Treatment for Myopathy
The underlying cause of myopathy can usually be determined by performing a through history and physical examination and by supplementing these, when necessary, by a few simple blood tests and electrodiagnostic studies. The latter usually include nerve conduction studies and electromyography which directly study nerves and muscles and allow the neurologist to determine more accurately the precise nature of the condition affecting the patient. Occasionally, a muscle biopsy is required. This is a minor surgical procedure performed by a neurosurgeon, and done on an outpatient basis. It takes less than an hour. During the procedure a small incision is made, usually behind the calf or on the upper arm and a very small piece of muscle is removed for study under the microscope. There is no loss of strength from this procedure. Stitches are removed in 7-10 days. When the cause of the myopathy is determined, therapy to correct the problem is instituted.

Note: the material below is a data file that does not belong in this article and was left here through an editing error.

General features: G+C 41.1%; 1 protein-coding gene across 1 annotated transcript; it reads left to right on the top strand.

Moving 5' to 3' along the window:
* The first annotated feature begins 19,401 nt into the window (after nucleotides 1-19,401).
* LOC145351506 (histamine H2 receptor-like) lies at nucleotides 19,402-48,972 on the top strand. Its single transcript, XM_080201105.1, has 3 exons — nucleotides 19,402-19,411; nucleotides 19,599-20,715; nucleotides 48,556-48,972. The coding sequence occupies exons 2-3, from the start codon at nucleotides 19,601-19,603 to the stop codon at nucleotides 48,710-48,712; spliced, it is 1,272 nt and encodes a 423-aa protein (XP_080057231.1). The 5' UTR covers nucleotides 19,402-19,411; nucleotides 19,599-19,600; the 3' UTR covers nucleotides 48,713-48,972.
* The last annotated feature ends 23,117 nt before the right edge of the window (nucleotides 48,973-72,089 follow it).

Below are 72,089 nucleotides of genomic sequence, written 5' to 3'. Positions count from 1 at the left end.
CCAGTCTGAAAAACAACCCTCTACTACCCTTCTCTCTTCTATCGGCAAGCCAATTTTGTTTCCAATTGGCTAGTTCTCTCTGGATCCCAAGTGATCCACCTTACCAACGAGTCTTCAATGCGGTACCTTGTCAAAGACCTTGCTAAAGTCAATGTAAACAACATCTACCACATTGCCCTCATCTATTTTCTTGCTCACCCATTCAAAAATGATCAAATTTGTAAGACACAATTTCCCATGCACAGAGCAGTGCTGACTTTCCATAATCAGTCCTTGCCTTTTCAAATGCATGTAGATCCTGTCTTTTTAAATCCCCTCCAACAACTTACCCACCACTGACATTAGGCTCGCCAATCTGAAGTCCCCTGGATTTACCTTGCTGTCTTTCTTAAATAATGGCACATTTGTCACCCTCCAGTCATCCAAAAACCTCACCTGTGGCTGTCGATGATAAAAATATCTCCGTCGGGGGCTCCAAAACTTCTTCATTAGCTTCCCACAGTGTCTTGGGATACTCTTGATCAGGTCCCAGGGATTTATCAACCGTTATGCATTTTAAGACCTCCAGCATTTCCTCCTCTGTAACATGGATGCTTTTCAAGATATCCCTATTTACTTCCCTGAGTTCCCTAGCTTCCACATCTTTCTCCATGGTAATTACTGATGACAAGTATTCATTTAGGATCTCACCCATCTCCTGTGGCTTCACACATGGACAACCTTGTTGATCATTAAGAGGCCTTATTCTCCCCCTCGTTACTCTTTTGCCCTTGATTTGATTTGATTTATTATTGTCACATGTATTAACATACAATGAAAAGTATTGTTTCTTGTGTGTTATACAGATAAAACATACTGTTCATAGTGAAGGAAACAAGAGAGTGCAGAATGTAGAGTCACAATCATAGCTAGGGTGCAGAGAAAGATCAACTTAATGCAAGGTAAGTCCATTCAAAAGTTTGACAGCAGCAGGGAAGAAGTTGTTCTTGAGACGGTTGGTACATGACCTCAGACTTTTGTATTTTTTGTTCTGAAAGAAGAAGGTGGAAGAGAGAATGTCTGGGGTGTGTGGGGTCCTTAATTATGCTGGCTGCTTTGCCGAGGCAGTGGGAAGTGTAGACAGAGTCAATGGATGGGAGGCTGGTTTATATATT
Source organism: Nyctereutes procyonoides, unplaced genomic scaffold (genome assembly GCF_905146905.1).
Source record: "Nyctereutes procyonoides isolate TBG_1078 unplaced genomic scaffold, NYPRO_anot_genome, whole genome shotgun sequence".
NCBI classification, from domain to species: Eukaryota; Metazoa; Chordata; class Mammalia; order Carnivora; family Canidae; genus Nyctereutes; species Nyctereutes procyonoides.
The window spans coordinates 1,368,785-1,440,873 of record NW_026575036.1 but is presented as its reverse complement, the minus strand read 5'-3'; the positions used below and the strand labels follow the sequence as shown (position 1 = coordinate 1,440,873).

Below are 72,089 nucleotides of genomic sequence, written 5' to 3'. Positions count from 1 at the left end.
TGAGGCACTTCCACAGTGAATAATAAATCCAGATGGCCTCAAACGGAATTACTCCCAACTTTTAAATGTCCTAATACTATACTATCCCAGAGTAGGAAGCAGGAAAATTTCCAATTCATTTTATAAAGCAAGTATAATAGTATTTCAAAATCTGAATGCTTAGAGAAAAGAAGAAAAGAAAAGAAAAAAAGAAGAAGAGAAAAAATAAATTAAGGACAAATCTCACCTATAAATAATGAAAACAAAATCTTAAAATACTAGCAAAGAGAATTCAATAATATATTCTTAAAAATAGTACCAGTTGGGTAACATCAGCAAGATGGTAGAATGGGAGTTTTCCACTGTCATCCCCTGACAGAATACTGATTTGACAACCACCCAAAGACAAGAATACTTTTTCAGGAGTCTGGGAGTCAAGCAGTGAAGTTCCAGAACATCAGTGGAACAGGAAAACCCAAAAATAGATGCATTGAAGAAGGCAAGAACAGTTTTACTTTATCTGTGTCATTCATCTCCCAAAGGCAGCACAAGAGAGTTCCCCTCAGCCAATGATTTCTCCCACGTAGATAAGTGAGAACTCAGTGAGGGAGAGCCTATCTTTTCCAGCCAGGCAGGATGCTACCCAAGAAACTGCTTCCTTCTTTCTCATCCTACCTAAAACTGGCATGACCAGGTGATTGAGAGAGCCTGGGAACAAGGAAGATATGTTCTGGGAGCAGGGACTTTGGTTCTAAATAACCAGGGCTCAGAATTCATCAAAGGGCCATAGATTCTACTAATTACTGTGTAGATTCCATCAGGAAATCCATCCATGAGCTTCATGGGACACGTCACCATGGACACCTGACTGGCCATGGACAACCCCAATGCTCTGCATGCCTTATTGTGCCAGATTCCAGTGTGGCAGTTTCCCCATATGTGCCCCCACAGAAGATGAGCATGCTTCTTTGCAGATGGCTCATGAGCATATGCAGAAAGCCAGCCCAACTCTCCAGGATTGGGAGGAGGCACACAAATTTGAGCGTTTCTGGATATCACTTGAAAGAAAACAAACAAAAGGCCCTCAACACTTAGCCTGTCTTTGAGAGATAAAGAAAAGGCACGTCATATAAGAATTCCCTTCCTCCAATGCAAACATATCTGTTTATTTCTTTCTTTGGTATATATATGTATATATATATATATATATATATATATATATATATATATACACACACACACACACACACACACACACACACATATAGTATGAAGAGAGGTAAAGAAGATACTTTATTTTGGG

Investigational Drug Trials
The Neuromuscular Service is actively involved in clinical research trials of new therapeutic modalities for a host of neuromuscular disorders. The Neuromuscular Service recently completed a number of studies for Lou Gehrig's disease (amyotrophic lateral sclerosis) using nerve growth factors, the results of which have been published in major neurology journals. This past year The Neuromuscular Service completed a study of diabetic neuropathy using nerve growth factor and a second study looking at the effect of nerve growth factor in the treatment of the neuropathy that afflicts AIDS patients. Presently two ongoing trials are enrolling patients with diabetic neuropathy to determine if theoctic acid (alpha lipoic acid) is effective in the control of pain and other symptoms of diabetic neuropathy in either an intravenous (by vein infusion) or oral (by mouth) form. Patients with diabetes who may be interested in this trial should contact us.
Diabetic Neuropathy Investigational Drug Trial
Weill Cornell Medicine is seeking patients to participate in a research study to determine the effects of an investigational drug for Diabetic Neuropathy. You may qualify for this study if you are:
Comprehensive Patient Care